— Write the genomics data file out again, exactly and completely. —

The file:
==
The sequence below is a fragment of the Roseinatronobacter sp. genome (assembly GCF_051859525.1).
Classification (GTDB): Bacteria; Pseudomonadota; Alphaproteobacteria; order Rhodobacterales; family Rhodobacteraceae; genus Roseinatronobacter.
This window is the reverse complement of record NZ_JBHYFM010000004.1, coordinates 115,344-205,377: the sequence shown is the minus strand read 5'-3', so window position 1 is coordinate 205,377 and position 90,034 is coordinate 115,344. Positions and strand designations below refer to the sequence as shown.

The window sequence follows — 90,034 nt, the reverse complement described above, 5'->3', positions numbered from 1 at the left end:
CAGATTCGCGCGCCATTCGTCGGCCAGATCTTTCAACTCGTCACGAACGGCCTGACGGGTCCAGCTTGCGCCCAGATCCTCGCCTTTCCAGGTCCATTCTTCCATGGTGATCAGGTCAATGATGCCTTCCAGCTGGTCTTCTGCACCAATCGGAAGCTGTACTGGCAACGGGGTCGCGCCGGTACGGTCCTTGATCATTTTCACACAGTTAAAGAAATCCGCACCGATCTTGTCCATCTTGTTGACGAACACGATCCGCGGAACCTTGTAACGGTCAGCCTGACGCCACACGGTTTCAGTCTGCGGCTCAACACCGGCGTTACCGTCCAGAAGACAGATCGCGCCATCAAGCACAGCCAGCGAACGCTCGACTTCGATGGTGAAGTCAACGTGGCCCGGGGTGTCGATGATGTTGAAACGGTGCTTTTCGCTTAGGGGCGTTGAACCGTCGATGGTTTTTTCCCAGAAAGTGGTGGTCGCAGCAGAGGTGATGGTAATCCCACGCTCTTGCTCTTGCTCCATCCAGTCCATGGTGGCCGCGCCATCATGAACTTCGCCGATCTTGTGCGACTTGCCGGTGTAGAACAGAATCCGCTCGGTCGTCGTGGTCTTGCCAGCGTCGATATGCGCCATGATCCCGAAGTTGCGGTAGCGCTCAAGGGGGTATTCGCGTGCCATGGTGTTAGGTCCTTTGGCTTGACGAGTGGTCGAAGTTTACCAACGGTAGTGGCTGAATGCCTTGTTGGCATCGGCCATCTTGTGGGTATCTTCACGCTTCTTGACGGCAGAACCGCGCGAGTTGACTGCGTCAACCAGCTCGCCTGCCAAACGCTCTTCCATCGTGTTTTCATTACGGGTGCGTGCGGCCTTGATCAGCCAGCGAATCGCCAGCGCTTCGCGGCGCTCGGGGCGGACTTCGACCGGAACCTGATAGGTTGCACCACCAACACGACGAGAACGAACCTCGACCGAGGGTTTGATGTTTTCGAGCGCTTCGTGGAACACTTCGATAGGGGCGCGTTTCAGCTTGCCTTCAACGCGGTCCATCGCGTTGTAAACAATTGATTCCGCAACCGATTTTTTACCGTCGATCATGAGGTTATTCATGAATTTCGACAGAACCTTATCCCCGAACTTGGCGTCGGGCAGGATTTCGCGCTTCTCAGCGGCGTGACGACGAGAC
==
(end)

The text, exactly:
The sequence below is a fragment of the Roseinatronobacter sp. genome (assembly GCF_051859525.1).
Classification (GTDB): Bacteria; Pseudomonadota; Alphaproteobacteria; order Rhodobacterales; family Rhodobacteraceae; genus Roseinatronobacter.
This window is the reverse complement of record NZ_JBHYFM010000004.1, coordinates 115,344-205,377: the sequence shown is the minus strand read 5'-3', so window position 1 is coordinate 205,377 and position 90,034 is coordinate 115,344. Positions and strand designations below refer to the sequence as shown.

The window sequence follows — 90,034 nt, the reverse complement described above, 5'->3', positions numbered from 1 at the left end:
CAGATTCGCGCGCCATTCGTCGGCCAGATCTTTCAACTCGTCACGAACGGCCTGACGGGTCCAGCTTGCGCCCAGATCCTCGCCTTTCCAGGTCCATTCTTCCATGGTGATCAGGTCAATGATGCCTTCCAGCTGGTCTTCTGCACCAATCGGAAGCTGTACTGGCAACGGGGTCGCGCCGGTACGGTCCTTGATCATTTTCACACAGTTAAAGAAATCCGCACCGATCTTGTCCATCTTGTTGACGAACACGATCCGCGGAACCTTGTAACGGTCAGCCTGACGCCACACGGTTTCAGTCTGCGGCTCAACACCGGCGTTACCGTCCAGAAGACAGATCGCGCCATCAAGCACAGCCAGCGAACGCTCGACTTCGATGGTGAAGTCAACGTGGCCCGGGGTGTCGATGATGTTGAAACGGTGCTTTTCGCTTAGGGGCGTTGAACCGTCGATGGTTTTTTCCCAGAAAGTGGTGGTCGCAGCAGAGGTGATGGTAATCCCACGCTCTTGCTCTTGCTCCATCCAGTCCATGGTGGCCGCGCCATCATGAACTTCGCCGATCTTGTGCGACTTGCCGGTGTAGAACAGAATCCGCTCGGTCGTCGTGGTCTTGCCAGCGTCGATATGCGCCATGATCCCGAAGTTGCGGTAGCGCTCAAGGGGGTATTCGCGTGCCATGGTGTTAGGTCCTTTGGCTTGACGAGTGGTCGAAGTTTACCAACGGTAGTGGCTGAATGCCTTGTTGGCATCGGCCATCTTGTGGGTATCTTCACGCTTCTTGACGGCAGAACCGCGCGAGTTGACTGCGTCAACCAGCTCGCCTGCCAAACGCTCTTCCATCGTGTTTTCATTACGGGTGCGTGCGGCCTTGATCAGCCAGCGAATCGCCAGCGCTTCGCGGCGCTCGGGGCGGACTTCGACCGGAACCTGATAGGTTGCACCACCAACACGACGAGAACGAACCTCGACCGAGGGTTTGATGTTTTCGAGCGCTTCGTGGAACACTTCGATAGGGGCGCGTTTCAGCTTGCCTTCAACGCGGTCCATCGCGTTGTAAACAATTGATTCCGCAACCGATTTTTTACCGTCGATCATGAGGTTATTCATGAATTTCGACAGAACCTTATCCCCGAACTTGGCGTCGGGCAGGATTTCGCGCTTCTCAGCGGCGTGACGACGAGAC